The pennant-winning Rays do several favours

Your American League champion Tampa Bay Rays, with Randy Arozarena (right front) holding his ALCS MVP award.

For those of you who still love to ponder baseball in economic terms alone, have your fun now. The third-lowest 2020 payroll in the Show just finished off the third-highest—after knocking off highest to have the opportunity. Shout it out loud. The Rays win the pennant! The Rays win the pennant!

They who have the gold don’t always rule. For that matter, neither do they who have the platinum.The Tampa Bay Rays—lucky to have a couple of steel pieces amidst a cache of aluminum, tin, and Reynolds Wrap—are one trip shy of the Promised Land as of Saturday night.

After pushing past the New York Yankees’s platinum a little over a week earlier, the Rays  melted the Houston Astros’ gold into a 4-2 win in Game Seven of the American League Championship Series. Playing twelve games in thirteen days, the Rays beat both in final win-or-be-gone games. That only begins to describe their flair for the impossible.

This collection of bargains enough to make you think Woolworth’s was reincarnated as a baseball team became the first in major league history to stand on the threshold of a postseason series sweep, lose the next three straight, then win the first elimination game they’d face in the set.

They became the first to send out a starting pitcher against another starting pitcher with whom he’d collaborated previously to win a seventh World Series game. Charlie Morton got the better of Lance McCullers, Jr. with five and two-thirds innings of two-hit shutout ball on his part and just a little help from the friends he says are an honour to play and compete with.

They became the first to feature a rookie hitting a seventh bomb just in the postseason, when left fielder and series MVP Randy Arozarena sent Lance McCullers, Jr.’s 2-2 fastball over the right center field fence in the bottom of the first—after McCullers hit Manuel Margot with the first pitch of the inning.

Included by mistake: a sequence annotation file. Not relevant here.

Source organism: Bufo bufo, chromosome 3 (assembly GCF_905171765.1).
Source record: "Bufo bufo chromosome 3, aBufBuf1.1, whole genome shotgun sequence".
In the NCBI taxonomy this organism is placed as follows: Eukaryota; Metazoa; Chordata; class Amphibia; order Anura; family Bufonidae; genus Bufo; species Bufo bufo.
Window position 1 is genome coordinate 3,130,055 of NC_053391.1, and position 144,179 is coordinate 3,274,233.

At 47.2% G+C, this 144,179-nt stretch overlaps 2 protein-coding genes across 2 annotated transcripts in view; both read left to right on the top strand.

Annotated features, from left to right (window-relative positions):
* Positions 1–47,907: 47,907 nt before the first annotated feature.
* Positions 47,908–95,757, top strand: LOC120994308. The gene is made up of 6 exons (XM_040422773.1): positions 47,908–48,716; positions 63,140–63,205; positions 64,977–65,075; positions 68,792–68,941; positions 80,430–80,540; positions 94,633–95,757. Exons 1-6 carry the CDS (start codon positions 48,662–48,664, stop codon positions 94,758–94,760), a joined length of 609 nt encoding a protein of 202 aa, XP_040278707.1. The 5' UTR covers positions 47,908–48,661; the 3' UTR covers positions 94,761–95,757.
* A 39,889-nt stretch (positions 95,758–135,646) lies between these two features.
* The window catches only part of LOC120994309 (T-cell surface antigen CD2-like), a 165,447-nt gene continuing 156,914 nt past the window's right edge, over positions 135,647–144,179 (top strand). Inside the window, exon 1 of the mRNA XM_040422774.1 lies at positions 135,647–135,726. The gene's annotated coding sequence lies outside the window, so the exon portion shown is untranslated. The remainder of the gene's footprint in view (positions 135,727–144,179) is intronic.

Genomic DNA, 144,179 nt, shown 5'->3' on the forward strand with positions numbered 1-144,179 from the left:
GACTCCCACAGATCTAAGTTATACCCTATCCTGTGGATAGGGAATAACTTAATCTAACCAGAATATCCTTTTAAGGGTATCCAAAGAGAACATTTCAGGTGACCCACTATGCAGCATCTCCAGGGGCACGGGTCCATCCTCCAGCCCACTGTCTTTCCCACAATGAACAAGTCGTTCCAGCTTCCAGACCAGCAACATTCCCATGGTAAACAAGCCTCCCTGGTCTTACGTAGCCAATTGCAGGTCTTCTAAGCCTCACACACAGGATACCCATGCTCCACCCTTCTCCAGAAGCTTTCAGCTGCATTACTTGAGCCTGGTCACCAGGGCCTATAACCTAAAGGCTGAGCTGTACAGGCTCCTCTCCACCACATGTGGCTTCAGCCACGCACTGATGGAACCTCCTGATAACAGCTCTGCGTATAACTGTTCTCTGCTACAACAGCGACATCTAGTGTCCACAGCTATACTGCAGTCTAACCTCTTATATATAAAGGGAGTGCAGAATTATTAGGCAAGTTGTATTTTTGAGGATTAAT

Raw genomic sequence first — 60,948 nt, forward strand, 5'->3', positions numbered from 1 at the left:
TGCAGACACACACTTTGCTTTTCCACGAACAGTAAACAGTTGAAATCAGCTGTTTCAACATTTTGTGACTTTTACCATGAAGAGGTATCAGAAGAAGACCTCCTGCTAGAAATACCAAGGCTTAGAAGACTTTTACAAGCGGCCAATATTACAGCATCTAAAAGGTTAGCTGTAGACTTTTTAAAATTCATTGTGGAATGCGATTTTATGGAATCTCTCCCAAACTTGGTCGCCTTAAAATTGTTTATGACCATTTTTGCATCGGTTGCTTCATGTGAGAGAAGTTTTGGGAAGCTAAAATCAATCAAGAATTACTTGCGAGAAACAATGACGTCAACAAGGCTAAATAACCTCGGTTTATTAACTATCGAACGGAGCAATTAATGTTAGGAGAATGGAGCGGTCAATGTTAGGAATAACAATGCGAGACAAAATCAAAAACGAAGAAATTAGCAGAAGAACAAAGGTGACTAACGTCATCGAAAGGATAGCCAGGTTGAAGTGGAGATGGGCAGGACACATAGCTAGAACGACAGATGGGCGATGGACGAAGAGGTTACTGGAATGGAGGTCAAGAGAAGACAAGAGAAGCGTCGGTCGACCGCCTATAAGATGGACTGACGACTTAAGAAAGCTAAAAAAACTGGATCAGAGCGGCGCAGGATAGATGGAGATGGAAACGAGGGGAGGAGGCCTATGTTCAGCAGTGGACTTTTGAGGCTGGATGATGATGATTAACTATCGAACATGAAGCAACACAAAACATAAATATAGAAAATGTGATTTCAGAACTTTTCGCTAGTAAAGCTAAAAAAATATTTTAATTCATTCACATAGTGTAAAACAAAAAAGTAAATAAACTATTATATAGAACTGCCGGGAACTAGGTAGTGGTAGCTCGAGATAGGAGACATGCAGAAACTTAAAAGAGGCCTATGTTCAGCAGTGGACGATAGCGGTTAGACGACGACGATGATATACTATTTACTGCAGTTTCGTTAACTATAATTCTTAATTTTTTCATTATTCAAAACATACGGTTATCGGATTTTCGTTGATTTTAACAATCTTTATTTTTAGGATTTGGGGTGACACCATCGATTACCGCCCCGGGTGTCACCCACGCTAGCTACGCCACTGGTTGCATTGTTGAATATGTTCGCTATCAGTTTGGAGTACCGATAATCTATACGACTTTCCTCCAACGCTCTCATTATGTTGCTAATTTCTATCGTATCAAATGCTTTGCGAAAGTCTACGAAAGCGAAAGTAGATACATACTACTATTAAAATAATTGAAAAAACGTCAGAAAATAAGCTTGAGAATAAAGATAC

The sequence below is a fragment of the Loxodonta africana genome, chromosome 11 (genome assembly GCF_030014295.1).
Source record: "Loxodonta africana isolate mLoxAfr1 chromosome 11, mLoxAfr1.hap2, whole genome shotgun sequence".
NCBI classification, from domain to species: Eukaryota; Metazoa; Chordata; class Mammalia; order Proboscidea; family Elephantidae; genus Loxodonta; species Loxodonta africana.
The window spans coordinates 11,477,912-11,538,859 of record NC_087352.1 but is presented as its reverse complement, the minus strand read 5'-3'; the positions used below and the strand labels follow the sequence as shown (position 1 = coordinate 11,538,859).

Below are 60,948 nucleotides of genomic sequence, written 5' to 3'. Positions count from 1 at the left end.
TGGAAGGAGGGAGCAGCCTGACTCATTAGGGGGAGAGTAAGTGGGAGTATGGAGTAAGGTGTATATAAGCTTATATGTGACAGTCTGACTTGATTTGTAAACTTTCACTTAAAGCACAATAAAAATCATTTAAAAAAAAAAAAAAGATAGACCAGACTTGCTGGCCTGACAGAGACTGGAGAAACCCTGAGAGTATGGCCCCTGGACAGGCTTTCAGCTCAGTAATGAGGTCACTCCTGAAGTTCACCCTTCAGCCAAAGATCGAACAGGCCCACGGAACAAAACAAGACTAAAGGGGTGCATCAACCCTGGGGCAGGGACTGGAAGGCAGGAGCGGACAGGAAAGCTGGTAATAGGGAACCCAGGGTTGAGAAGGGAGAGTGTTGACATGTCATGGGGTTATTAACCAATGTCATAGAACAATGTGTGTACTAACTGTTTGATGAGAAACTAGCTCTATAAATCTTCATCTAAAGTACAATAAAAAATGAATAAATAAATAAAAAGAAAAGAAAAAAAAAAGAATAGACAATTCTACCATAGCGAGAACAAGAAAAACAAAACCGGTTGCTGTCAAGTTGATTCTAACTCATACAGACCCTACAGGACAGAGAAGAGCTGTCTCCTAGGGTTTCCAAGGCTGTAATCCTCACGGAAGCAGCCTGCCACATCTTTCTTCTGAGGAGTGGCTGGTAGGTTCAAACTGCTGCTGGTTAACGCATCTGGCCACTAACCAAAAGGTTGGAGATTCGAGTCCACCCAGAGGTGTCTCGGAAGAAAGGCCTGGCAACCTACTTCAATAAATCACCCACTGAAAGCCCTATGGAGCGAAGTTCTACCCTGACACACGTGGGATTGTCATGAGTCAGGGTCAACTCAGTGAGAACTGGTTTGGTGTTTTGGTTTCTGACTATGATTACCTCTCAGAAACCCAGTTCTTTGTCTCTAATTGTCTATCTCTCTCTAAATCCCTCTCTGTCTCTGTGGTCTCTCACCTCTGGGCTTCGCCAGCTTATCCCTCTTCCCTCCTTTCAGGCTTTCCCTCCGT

They had Mike Zunino—a Seattle trade surrender whose steady defense got undermined by a few passed balls in Game Six but whose power is steady enough when he isn’t injured—provide the rest of their Saturday night scoring with a one-out, full-count launch into the left field seats of McCullers in the second and a one-out sacrifice fly off Jose Urquidy working relief in the sixth.

And, after manager Kevin Cash hooked Morton with a better too soon than too late attitude, the Rays’ bullpen wavered and bent only in the eighth, when Carlos Correa—who’d hit Nick Anderson for the game-winning bomb in Game Five—knocked a bases-loaded two-run single off Pete Fairbanks, who then got Alex Bregman to climax his series-long futility with a furiously swinging strikeout.

If Morton follows through on earlier hints that he might actually retire at 37, he’ll retire as a member in good standing of one elite club. Name the five pitchers who’ve had multiple scoreless starts in postseason winner-takes-it-all games. The answers: Morton plus Madison Bumgarner, Bret Saberhagen, Hall of Famer John Smoltz, and Hall of Famer-to-be Justin Verlander.

Saturday night was Morton’s fourth time out in such a game and his third as a starter. In every one of them, he never threw a pitch while his team was behind. The modest righthander who starts his delivery slow motion before his right arm becomes a whip, whom the Rays could afford because his injury history made him a bargain, really has been late-career better than advertised. If you needed a reminder, he rid himself of thirteen of his twenty batters on three pitches or less.

Arozarena also became the first rookie to hit seven homers in a single postseason. He may have been the only one who wasn’t counting. “I try not to pay attention to the statistics,’’ he said postgame, “but with the Iinternet and everyone bringing it up, you’re kind of aware of it. Honestly, I don’t pay attention to the statistics outside of me and what I can control.”

When Fairbanks shook off Yuli Gurriel’s one-out single to right to strike Josh Reddick out and get Aledmys Diaz to fly out to Margot in right, it would have touched off an all-night party in Tampa Bay if not for the coronavirus social distancing protocols. Those protocols also kept the jubilant Rays from much more than what Zunino said was confetti-tossing and Silly String shooting.